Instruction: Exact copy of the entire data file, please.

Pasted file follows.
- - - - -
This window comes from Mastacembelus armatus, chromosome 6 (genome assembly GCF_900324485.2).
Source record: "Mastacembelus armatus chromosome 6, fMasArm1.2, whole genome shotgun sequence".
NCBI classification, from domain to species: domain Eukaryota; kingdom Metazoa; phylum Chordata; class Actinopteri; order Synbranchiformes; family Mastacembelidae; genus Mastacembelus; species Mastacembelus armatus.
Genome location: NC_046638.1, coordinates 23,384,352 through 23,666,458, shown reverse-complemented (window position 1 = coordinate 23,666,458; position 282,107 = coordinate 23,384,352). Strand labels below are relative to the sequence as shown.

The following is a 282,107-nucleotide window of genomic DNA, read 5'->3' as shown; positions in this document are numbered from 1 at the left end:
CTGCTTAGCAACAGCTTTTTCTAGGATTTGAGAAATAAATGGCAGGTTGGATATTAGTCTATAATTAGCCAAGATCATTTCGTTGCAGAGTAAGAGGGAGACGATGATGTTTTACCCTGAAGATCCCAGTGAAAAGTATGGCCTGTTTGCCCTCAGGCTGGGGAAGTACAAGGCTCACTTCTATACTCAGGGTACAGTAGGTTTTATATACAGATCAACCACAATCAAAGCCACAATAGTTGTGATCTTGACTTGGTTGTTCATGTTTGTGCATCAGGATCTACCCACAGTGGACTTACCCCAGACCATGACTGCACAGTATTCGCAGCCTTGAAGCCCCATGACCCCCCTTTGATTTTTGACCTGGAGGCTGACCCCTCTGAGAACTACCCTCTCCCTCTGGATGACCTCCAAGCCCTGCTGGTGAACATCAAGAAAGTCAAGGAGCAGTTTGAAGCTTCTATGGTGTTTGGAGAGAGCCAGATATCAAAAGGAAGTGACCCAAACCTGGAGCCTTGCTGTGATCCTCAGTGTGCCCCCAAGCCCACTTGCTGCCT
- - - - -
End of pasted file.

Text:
This window comes from Mastacembelus armatus, chromosome 6 (genome assembly GCF_900324485.2).
Source record: "Mastacembelus armatus chromosome 6, fMasArm1.2, whole genome shotgun sequence".
NCBI classification, from domain to species: domain Eukaryota; kingdom Metazoa; phylum Chordata; class Actinopteri; order Synbranchiformes; family Mastacembelidae; genus Mastacembelus; species Mastacembelus armatus.
Genome location: NC_046638.1, coordinates 23,384,352 through 23,666,458, shown reverse-complemented (window position 1 = coordinate 23,666,458; position 282,107 = coordinate 23,384,352). Strand labels below are relative to the sequence as shown.

The following is a 282,107-nucleotide window of genomic DNA, read 5'->3' as shown; positions in this document are numbered from 1 at the left end:
CTGCTTAGCAACAGCTTTTTCTAGGATTTGAGAAATAAATGGCAGGTTGGATATTAGTCTATAATTAGCCAAGATCATTTCGTTGCAGAGTAAGAGGGAGACGATGATGTTTTACCCTGAAGATCCCAGTGAAAAGTATGGCCTGTTTGCCCTCAGGCTGGGGAAGTACAAGGCTCACTTCTATACTCAGGGTACAGTAGGTTTTATATACAGATCAACCACAATCAAAGCCACAATAGTTGTGATCTTGACTTGGTTGTTCATGTTTGTGCATCAGGATCTACCCACAGTGGACTTACCCCAGACCATGACTGCACAGTATTCGCAGCCTTGAAGCCCCATGACCCCCCTTTGATTTTTGACCTGGAGGCTGACCCCTCTGAGAACTACCCTCTCCCTCTGGATGACCTCCAAGCCCTGCTGGTGAACATCAAGAAAGTCAAGGAGCAGTTTGAAGCTTCTATGGTGTTTGGAGAGAGCCAGATATCAAAAGGAAGTGACCCAAACCTGGAGCCTTGCTGTGATCCTCAGTGTGCCCCCAAGCCCACTTGCTGCCT